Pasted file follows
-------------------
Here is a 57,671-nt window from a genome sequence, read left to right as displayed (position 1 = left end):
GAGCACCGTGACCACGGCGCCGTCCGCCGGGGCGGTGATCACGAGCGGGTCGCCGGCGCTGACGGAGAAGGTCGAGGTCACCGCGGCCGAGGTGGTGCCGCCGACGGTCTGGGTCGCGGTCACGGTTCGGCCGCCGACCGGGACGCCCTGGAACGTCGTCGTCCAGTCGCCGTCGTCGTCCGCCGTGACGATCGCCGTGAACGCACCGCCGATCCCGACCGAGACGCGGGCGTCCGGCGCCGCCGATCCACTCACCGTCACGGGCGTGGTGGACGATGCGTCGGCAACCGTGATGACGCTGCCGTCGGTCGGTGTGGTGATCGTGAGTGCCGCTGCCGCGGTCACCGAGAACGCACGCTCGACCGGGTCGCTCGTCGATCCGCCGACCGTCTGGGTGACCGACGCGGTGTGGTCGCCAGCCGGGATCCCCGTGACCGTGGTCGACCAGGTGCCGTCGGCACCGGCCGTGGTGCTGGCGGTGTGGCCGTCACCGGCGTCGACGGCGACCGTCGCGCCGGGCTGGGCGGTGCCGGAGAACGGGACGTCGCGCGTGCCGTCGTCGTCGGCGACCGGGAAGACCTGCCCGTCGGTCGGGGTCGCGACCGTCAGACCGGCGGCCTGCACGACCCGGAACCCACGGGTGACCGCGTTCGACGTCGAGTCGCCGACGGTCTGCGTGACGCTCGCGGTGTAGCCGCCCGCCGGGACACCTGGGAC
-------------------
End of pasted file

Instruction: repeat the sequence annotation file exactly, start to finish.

Here is a 57,671-nt window from a genome sequence, read left to right as displayed (position 1 = left end):
GAGCACCGTGACCACGGCGCCGTCCGCCGGGGCGGTGATCACGAGCGGGTCGCCGGCGCTGACGGAGAAGGTCGAGGTCACCGCGGCCGAGGTGGTGCCGCCGACGGTCTGGGTCGCGGTCACGGTTCGGCCGCCGACCGGGACGCCCTGGAACGTCGTCGTCCAGTCGCCGTCGTCGTCCGCCGTGACGATCGCCGTGAACGCACCGCCGATCCCGACCGAGACGCGGGCGTCCGGCGCCGCCGATCCACTCACCGTCACGGGCGTGGTGGACGATGCGTCGGCAACCGTGATGACGCTGCCGTCGGTCGGTGTGGTGATCGTGAGTGCCGCTGCCGCGGTCACCGAGAACGCACGCTCGACCGGGTCGCTCGTCGATCCGCCGACCGTCTGGGTGACCGACGCGGTGTGGTCGCCAGCCGGGATCCCCGTGACCGTGGTCGACCAGGTGCCGTCGGCACCGGCCGTGGTGCTGGCGGTGTGGCCGTCACCGGCGTCGACGGCGACCGTCGCGCCGGGCTGGGCGGTGCCGGAGAACGGGACGTCGCGCGTGCCGTCGTCGTCGGCGACCGGGAAGACCTGCCCGTCGGTCGGGGTCGCGACCGTCAGACCGGCGGCCTGCACGACCCGGAACCCACGGGTGACCGCGTTCGACGTCGAGTCGCCGACGGTCTGCGTGACGCTCGCGGTGTAGCCGCCCGCCGGGACACCTGGGAC